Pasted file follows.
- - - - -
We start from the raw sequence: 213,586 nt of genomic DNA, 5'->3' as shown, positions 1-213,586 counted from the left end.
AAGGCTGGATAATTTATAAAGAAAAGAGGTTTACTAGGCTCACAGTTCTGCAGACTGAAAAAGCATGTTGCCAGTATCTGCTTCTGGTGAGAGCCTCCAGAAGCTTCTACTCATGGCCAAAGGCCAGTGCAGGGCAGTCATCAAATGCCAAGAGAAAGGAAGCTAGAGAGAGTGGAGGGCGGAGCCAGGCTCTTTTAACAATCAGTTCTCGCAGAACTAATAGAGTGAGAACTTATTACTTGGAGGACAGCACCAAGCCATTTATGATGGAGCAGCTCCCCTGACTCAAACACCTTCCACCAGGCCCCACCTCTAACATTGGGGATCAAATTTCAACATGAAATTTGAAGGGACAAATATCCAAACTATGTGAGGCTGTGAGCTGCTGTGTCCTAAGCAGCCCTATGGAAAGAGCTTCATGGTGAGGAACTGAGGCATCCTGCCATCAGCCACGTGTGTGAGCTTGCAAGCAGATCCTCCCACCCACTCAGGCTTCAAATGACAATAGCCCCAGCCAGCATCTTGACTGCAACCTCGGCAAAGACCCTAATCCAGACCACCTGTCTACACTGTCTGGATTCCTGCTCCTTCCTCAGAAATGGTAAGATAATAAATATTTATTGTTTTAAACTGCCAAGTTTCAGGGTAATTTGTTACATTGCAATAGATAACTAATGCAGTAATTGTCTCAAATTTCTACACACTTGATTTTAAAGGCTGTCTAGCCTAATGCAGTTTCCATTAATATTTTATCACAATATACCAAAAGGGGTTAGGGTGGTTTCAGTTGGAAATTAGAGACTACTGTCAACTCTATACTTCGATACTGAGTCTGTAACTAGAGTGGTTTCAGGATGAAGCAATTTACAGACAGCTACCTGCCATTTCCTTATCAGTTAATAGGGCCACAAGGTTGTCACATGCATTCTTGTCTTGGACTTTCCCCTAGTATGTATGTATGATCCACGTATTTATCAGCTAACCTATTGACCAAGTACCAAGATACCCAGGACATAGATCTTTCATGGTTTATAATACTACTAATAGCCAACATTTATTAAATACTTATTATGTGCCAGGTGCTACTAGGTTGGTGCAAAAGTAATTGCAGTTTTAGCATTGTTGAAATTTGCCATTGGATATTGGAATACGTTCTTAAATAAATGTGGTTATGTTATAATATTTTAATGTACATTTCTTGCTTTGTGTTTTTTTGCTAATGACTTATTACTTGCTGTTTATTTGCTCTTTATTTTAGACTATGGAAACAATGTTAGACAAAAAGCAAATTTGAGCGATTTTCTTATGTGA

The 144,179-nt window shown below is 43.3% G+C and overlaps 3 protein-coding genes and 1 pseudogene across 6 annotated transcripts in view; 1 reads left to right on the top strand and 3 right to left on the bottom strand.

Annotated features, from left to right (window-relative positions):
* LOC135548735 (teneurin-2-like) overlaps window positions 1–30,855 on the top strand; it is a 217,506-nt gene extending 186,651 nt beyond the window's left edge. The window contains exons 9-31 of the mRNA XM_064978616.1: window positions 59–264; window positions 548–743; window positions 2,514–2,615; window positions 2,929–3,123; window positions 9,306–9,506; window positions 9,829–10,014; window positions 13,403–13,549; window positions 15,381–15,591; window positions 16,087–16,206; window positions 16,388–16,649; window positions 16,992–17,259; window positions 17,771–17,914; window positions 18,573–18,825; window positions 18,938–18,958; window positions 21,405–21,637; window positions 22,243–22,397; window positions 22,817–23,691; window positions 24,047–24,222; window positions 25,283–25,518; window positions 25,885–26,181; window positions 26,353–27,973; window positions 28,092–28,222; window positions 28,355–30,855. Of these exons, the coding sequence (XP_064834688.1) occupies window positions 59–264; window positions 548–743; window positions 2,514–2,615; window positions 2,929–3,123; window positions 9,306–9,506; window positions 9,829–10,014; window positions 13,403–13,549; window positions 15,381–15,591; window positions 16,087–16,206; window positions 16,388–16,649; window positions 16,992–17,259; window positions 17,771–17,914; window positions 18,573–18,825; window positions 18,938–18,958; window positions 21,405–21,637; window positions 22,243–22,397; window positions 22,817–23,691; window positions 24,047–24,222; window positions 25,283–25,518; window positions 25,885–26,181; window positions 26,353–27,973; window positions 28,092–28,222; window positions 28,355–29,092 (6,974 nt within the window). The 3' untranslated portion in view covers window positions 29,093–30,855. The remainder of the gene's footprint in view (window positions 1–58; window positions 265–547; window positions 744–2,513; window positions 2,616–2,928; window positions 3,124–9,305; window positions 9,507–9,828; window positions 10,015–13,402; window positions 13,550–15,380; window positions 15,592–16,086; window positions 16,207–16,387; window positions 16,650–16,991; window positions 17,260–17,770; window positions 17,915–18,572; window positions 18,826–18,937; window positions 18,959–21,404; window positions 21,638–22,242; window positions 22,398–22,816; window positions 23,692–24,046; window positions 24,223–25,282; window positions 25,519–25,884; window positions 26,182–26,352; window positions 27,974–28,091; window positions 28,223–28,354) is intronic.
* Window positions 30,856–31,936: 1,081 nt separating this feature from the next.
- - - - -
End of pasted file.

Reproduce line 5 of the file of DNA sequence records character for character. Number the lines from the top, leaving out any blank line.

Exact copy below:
* LOC135548735 (teneurin-2-like) overlaps window positions 1–30,855 on the top strand; it is a 217,506-nt gene extending 186,651 nt beyond the window's left edge. The window contains exons 9-31 of the mRNA XM_064978616.1: window positions 59–264; window positions 548–743; window positions 2,514–2,615; window positions 2,929–3,123; window positions 9,306–9,506; window positions 9,829–10,014; window positions 13,403–13,549; window positions 15,381–15,591; window positions 16,087–16,206; window positions 16,388–16,649; window positions 16,992–17,259; window positions 17,771–17,914; window positions 18,573–18,825; window positions 18,938–18,958; window positions 21,405–21,637; window positions 22,243–22,397; window positions 22,817–23,691; window positions 24,047–24,222; window positions 25,283–25,518; window positions 25,885–26,181; window positions 26,353–27,973; window positions 28,092–28,222; window positions 28,355–30,855. Of these exons, the coding sequence (XP_064834688.1) occupies window positions 59–264; window positions 548–743; window positions 2,514–2,615; window positions 2,929–3,123; window positions 9,306–9,506; window positions 9,829–10,014; window positions 13,403–13,549; window positions 15,381–15,591; window positions 16,087–16,206; window positions 16,388–16,649; window positions 16,992–17,259; window positions 17,771–17,914; window positions 18,573–18,825; window positions 18,938–18,958; window positions 21,405–21,637; window positions 22,243–22,397; window positions 22,817–23,691; window positions 24,047–24,222; window positions 25,283–25,518; window positions 25,885–26,181; window positions 26,353–27,973; window positions 28,092–28,222; window positions 28,355–29,092 (6,974 nt within the window). The 3' untranslated portion in view covers window positions 29,093–30,855. The remainder of the gene's footprint in view (window positions 1–58; window positions 265–547; window positions 744–2,513; window positions 2,616–2,928; window positions 3,124–9,305; window positions 9,507–9,828; window positions 10,015–13,402; window positions 13,550–15,380; window positions 15,592–16,086; window positions 16,207–16,387; window positions 16,650–16,991; window positions 17,260–17,770; window positions 17,915–18,572; window positions 18,826–18,937; window positions 18,959–21,404; window positions 21,638–22,242; window positions 22,398–22,816; window positions 23,692–24,046; window positions 24,223–25,282; window positions 25,519–25,884; window positions 26,182–26,352; window positions 27,974–28,091; window positions 28,223–28,354) is intronic.